Friedan, born Feb. 4, 1921, in Peoria, Ill., was a high achieving Jewish outsider growing up in middle America. Her father, Harry Goldstein, owned a jewelry store; her mother, Miriam, quit a job as a newspaper women's page editor to become a housewife.
As a girl, Friedan watched her mother "cut down my father because she had no place to channel her terrific energies, a typical female disorder that I call impotent rage," she said.
From high school valedictorian in 1938 to summa cum laude graduate of Smith College in 1942, "I was that girl with all A's and I wanted boys worse than anything," she said.
She won a fellowship in psychology to the University of California, Berkeley, but turned down a bigger fellowship there so as not to outdo a boyfriend.
The romance broke up anyway and Friedan moved to Greenwich Village in New York and became a labor reporter.
She lost one job to a returning World War II veteran but found another before marrying Carl Friedan, a summer-stock producer and later an advertising executive, in 1947. The marriage, which produced three children, ended in divorce 22 years later.
Friedan got a maternity leave to have her first child in 1949, but was fired and replaced by a man when she asked for another leave to have the second child five years later.
The family had moved to a big Victorian house in the suburban Rockland County village of Grandview-on-the-Hudson, N.Y., where Friedan cranked out freelance magazine articles while bringing up her brood.
Hoping to get a magazine piece out of a Smith College 15-year reunion, Friedan prepared an in-depth survey of her classmates.
What she found was that these well-educated women of the class of 1942, now largely suburban housewives, were asking, in effect, "Is this all?"
Friedan couldn't get the article published in a magazine, but five years of more research and writing turned it into "The Feminine Mystique."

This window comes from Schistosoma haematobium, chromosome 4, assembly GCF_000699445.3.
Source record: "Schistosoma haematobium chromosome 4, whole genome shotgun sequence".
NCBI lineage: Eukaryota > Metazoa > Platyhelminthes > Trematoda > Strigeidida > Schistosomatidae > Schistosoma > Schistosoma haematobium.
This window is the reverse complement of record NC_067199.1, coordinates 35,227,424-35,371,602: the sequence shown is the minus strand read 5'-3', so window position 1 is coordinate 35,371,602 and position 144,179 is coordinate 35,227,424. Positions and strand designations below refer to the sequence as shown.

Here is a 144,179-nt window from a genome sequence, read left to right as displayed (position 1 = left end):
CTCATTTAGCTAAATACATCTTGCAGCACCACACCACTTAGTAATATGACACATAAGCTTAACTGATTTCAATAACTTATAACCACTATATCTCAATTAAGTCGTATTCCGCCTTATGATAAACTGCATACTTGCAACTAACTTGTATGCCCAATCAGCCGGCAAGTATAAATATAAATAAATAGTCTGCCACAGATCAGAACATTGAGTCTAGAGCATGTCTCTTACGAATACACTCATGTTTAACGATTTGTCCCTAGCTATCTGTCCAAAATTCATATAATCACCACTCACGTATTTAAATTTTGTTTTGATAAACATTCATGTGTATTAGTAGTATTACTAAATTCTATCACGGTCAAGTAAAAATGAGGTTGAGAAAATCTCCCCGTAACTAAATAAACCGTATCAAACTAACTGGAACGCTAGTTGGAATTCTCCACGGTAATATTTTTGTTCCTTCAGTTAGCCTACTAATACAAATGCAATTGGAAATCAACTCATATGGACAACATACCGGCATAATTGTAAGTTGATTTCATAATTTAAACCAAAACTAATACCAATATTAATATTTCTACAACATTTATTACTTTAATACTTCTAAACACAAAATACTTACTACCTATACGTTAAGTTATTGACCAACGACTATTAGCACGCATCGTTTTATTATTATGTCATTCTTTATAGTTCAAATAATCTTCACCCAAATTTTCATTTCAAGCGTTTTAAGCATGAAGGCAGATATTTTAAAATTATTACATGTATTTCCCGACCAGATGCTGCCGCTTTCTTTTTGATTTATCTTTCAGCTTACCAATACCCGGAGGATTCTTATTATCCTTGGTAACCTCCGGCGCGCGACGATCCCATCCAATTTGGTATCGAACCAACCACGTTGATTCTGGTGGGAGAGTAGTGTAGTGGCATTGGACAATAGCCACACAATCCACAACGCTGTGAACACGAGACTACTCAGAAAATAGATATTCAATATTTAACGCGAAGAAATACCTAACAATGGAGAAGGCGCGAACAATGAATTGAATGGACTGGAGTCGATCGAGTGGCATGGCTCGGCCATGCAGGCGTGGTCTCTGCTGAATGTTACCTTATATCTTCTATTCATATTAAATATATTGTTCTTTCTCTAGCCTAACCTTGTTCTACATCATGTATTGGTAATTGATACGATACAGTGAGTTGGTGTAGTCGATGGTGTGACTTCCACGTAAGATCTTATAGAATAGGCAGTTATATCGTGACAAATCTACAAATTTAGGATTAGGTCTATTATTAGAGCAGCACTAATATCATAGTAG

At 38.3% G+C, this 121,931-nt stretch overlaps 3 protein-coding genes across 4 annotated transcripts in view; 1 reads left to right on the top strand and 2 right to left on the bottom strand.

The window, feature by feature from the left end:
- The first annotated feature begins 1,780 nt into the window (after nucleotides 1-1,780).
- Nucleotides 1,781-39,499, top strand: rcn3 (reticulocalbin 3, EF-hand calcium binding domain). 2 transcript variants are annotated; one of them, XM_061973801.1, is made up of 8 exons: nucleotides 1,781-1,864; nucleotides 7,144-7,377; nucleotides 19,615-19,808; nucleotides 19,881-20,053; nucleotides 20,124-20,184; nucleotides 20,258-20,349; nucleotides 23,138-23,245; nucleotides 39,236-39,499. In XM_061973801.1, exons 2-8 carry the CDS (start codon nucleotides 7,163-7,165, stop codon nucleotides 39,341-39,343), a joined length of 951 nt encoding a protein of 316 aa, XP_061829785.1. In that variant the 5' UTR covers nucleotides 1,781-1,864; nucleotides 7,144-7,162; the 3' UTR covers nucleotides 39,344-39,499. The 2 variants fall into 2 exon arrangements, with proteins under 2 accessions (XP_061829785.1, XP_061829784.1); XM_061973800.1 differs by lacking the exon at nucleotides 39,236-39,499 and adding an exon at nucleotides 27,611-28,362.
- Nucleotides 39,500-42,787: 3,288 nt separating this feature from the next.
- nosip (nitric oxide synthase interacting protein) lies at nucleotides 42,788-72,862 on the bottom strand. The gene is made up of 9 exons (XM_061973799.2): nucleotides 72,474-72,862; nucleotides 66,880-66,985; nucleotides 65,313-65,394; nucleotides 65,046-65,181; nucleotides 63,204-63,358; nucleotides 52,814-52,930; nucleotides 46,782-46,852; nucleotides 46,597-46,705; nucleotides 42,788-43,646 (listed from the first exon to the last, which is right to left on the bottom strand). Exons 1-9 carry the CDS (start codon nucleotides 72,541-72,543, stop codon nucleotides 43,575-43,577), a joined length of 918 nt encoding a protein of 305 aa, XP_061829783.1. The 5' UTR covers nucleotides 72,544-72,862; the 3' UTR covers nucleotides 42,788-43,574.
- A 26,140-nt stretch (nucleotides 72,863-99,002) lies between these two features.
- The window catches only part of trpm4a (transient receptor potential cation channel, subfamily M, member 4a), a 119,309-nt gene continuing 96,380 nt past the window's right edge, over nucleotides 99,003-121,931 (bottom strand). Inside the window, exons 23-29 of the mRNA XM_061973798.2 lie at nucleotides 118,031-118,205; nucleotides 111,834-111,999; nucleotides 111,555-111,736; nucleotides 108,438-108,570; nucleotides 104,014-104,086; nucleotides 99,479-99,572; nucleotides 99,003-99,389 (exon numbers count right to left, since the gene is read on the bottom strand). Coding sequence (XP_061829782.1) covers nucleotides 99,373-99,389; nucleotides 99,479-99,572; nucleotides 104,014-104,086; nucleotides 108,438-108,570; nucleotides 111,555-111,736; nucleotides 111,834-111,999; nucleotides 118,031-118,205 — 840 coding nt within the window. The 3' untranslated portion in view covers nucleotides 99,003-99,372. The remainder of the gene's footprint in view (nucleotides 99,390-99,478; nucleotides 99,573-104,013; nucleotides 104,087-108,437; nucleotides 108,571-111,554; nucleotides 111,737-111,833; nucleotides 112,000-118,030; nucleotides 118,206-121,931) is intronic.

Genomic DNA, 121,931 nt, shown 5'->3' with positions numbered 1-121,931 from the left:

If some women read it as a call to arms, others were outraged, Friedan recalled. Dinner invitations stopped; she was out of the school car pool.
But the first printing of 3,000 eventually grew to 600,000 copies hardcover and more than 2 million in paperback. The book was listed at No. 37 on a 1999 New York University survey of 100 examples of the best journalism of the century.
In 1964, the family moved back to Manhattan in 1964 and Friedan began working to have the federal government enforce the Civil Rights Act as it applied to sex and not only to race, religion and national origin.
Founding NOW was a response to federal inaction. The finale of Friedan's presidency was the national women's strike of August 1970, which brought women out across the country on the 50th anniversary of women's suffrage.
She also was a founder in 1968 of the National Conference for Repeal of Abortion Laws, which became the National Abortion Rights Action League, and of the National Women's Political Caucus in 1971.
During the following decade she taught and lectured, and her 1981 book, "The Second Stage," was seen by many as a public break with the feminist leadership that had succeeded her. She said they had pursued "sexual politics that distorted the sense of priorities of the women's movement during the 1970s," and had opened the way for conservatives and reactionaries to occupy the center on family issues.